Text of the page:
You have been there to share joys and celebrations. We've toasted and cheered, and sometimes we've even cried. Sure life gets in the way, but when we reunite it always seemed to feel effortless to pick right back up and get lost in conversation for hours. You have done nothing wrong. You have not changed - still that girl with the beautiful smile with whom I can share light-hearted, uplifting wine-infused late night giggles and girl talk. Please know that I am grateful for the time we have shared, but I've reached that point in my life where I find myself constantly having to protect those few precious unscheduled moments.....and where I find myself needing to be around only those who truly feed and nourish my soul.
It's not you, it's me.
You have not changed, but it appears that I may have. A lot. You see, I used to be quite comfortable pretending to be just like you. In fact, every time we were together, I did everything to convince myself that the things that mattered to you, also mattered to me. That we shared life experiences. That we saw the world through the same lens. But we don't. And for some reason, for all those years, I tried so hard to pretend that we did, and so I misled you. I'm sorry. I'm afraid I'm not the "Americanized", watered-down token Asian side-kick who, skin and hair color aside, perceives the world in the manner that you do. And let me be clear that I am not choosing to surround myself only with those who perceive the world exactly as I do, but I am choosing a circle of friends who intentionally acknowledge and value, and heck even celebrate, the fact that we may see the world differently.
And friend, WE are vastly different. But it's not you, it's me - because it's no longer enough for you to be interested in the spices and recipes of my culture. Did you know that my immediate family celebrates three different faith traditions? For years I cringed, and tried to ignore your assumptions and condescension about the absoluteness of your own faith. You should know that I celebrate friends from many faith backgrounds, but rather than dictate scripture and pass judgements, we honor one another's beliefs, and we seek commonalities in our expressions of faith.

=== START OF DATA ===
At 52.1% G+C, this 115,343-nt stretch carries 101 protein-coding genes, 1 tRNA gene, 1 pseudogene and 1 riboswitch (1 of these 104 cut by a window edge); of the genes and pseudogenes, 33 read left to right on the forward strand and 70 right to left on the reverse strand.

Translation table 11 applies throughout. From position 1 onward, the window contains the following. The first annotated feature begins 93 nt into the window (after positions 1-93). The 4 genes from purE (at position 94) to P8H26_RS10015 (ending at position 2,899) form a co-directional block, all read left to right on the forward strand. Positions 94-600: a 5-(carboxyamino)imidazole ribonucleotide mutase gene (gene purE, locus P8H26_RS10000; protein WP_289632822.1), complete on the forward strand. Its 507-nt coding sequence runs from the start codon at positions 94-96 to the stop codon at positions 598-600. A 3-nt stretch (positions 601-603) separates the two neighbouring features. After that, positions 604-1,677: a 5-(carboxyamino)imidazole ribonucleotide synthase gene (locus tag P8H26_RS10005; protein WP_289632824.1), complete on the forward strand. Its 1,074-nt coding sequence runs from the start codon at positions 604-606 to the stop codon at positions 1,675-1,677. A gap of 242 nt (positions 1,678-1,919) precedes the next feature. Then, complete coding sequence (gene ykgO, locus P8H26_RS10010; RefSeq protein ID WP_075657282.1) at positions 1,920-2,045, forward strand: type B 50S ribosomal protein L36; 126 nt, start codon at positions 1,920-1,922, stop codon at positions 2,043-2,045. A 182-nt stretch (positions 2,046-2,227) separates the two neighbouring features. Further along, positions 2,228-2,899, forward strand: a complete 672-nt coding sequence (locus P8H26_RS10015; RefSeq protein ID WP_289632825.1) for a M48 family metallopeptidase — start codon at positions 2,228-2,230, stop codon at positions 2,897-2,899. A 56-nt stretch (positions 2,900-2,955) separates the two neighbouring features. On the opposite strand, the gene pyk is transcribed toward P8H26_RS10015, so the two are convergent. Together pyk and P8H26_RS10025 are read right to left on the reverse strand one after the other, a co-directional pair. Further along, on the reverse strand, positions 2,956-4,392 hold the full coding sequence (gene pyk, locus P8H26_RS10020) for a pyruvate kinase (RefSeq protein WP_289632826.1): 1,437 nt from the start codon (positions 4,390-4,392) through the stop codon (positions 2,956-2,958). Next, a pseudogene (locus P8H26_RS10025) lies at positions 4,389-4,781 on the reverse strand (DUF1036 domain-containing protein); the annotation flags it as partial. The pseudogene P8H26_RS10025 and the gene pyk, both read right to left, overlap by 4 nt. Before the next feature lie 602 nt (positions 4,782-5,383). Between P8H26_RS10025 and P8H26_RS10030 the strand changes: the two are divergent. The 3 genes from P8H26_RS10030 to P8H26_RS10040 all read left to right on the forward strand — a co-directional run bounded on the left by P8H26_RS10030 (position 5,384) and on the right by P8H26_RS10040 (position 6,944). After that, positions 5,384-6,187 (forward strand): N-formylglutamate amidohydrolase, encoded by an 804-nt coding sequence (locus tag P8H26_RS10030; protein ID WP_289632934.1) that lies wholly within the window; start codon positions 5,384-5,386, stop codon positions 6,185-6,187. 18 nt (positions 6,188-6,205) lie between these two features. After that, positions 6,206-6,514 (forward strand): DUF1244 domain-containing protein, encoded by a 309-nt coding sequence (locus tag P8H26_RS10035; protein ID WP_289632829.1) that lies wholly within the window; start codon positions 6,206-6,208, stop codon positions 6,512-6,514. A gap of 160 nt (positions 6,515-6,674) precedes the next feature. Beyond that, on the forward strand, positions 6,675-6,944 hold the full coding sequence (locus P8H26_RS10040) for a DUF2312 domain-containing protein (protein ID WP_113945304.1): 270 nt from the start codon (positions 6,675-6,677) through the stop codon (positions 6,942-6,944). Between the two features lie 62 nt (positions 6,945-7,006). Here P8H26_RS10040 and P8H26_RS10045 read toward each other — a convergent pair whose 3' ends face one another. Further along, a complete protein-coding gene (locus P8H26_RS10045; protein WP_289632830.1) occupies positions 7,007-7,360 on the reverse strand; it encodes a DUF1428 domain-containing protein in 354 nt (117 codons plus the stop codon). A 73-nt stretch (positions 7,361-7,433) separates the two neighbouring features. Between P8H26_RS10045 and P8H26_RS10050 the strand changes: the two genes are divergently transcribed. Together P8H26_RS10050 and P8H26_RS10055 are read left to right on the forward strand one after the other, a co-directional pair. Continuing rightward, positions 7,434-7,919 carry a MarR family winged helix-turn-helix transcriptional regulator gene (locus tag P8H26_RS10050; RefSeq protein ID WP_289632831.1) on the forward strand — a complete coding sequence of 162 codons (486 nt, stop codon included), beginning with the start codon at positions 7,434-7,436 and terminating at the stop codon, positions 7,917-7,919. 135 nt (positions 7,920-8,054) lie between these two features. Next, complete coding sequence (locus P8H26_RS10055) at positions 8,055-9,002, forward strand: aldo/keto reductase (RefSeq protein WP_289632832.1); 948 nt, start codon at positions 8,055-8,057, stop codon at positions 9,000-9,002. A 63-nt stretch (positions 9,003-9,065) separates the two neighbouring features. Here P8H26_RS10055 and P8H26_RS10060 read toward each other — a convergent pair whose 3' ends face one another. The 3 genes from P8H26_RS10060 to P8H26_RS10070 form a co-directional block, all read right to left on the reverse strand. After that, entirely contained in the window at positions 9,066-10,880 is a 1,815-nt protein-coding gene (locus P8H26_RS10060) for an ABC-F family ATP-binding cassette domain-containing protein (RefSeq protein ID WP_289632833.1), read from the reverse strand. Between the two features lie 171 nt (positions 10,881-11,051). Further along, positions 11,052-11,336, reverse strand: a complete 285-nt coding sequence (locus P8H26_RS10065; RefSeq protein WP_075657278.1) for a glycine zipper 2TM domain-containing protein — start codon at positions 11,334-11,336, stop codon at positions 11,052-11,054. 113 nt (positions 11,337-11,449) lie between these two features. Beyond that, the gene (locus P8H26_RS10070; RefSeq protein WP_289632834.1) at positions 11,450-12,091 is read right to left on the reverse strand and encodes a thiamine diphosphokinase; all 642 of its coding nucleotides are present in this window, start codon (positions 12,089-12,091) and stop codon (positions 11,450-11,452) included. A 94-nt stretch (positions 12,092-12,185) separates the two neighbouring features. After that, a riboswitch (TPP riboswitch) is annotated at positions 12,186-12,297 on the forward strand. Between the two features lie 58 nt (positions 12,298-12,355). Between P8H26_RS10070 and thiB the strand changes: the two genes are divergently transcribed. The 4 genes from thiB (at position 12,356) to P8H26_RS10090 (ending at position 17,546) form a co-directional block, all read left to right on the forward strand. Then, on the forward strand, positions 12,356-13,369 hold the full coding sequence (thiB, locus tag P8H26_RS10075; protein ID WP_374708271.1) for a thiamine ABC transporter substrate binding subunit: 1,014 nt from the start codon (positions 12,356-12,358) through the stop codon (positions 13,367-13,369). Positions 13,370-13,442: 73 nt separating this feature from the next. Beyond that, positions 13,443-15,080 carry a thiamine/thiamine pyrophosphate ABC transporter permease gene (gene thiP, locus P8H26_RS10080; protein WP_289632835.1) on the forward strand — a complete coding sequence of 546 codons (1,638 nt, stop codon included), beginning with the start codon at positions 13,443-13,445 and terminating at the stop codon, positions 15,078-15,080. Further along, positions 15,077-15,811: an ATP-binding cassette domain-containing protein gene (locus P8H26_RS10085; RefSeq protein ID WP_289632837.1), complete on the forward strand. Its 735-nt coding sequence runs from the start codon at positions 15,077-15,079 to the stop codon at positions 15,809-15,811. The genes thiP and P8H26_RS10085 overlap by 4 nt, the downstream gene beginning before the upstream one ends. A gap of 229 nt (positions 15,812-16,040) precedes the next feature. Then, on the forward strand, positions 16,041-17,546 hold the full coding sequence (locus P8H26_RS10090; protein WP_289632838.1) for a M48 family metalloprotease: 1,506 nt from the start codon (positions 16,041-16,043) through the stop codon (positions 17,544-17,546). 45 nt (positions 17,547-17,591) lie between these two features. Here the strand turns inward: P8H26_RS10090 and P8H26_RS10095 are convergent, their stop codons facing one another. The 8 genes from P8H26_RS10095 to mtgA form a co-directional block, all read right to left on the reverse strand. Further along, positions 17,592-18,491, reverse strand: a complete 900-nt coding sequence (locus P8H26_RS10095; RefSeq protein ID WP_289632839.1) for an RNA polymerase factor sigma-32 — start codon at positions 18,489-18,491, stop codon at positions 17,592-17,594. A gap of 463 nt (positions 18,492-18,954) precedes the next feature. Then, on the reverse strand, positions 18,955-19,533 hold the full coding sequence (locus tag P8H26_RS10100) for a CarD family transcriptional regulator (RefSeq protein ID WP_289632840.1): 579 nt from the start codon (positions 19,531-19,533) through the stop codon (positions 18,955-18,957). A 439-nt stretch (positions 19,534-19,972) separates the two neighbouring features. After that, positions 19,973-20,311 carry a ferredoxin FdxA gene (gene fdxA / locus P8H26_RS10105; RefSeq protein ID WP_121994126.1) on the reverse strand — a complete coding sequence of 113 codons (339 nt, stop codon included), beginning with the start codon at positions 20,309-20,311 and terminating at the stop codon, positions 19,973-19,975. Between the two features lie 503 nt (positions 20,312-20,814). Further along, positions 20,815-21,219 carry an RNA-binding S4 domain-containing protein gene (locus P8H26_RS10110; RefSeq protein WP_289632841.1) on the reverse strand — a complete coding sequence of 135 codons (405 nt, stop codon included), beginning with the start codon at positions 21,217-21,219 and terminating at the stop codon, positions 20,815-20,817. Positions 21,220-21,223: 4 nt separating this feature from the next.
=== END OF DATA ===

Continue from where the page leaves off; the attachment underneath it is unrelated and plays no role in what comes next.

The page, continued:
It's not you, it's me - because try as I might, I can't understand or accept your inability to acknowledge your own privilege. The rest of the world doesn't usually get to choose to have multiple exotic romantic getaways, the most vintage and rare wine, designer clothes, or the healthiest organic, gourmet foods. Honestly, many of us do not measure the quality of our lives based on those standards - and it's just become too exhausting for me to constantly try to blend into an environment that has always felt so very foreign to me.
It's not you, it's me. I can't be the only person of color in your life. It's too much pressure for me to constantly represent the minority view. While it's the norm in my work life, it's simply too tiresome for me to always be "the only one in the room" in my personal life. Why is it that you don't have a single black friend, gay friend, or non-Christian friend? And if that was your subconscious intention, why is it that we are still friends? Do you have any idea how impacted this friend - the friend "between two races" is in this increasingly divisive state of injustice our world is experiencing? Have you read these blogs I wrote last year? If you secretly have, why haven't you engaged me in conversation about these parts of me that define the very core of who I am? http://plainjaneactivism.blogspot.com/2013/07/my-son-is-george-zimmerman.html, http://plainjaneactivism.blogspot.com/2013/02/the-real-reason-i-support-gay-rights.html.
It's not you, it's me. I can't be your one peripheral feminist, activist friend who's always angry about something, always rallying about something, always blogging about something. It's too hard for me to always feel like an anomaly when in your environment. Because I'm not. I'm surrounded by hoards of people who care about making the world better, who care enough to speak up, act out in their own ways. Some also rally and blog and advocate, but many just simply send me a supportive text, voice their discontent with the status quo, make a modest donation to a non-profit organization, or merely take the time to ask me about the work with which I am involved. You never have.
Really, it's not your fault that I can no longer make time and intention for our future shared moments together. It's me. It's just too hard for me not to BE me when I'm among "friends".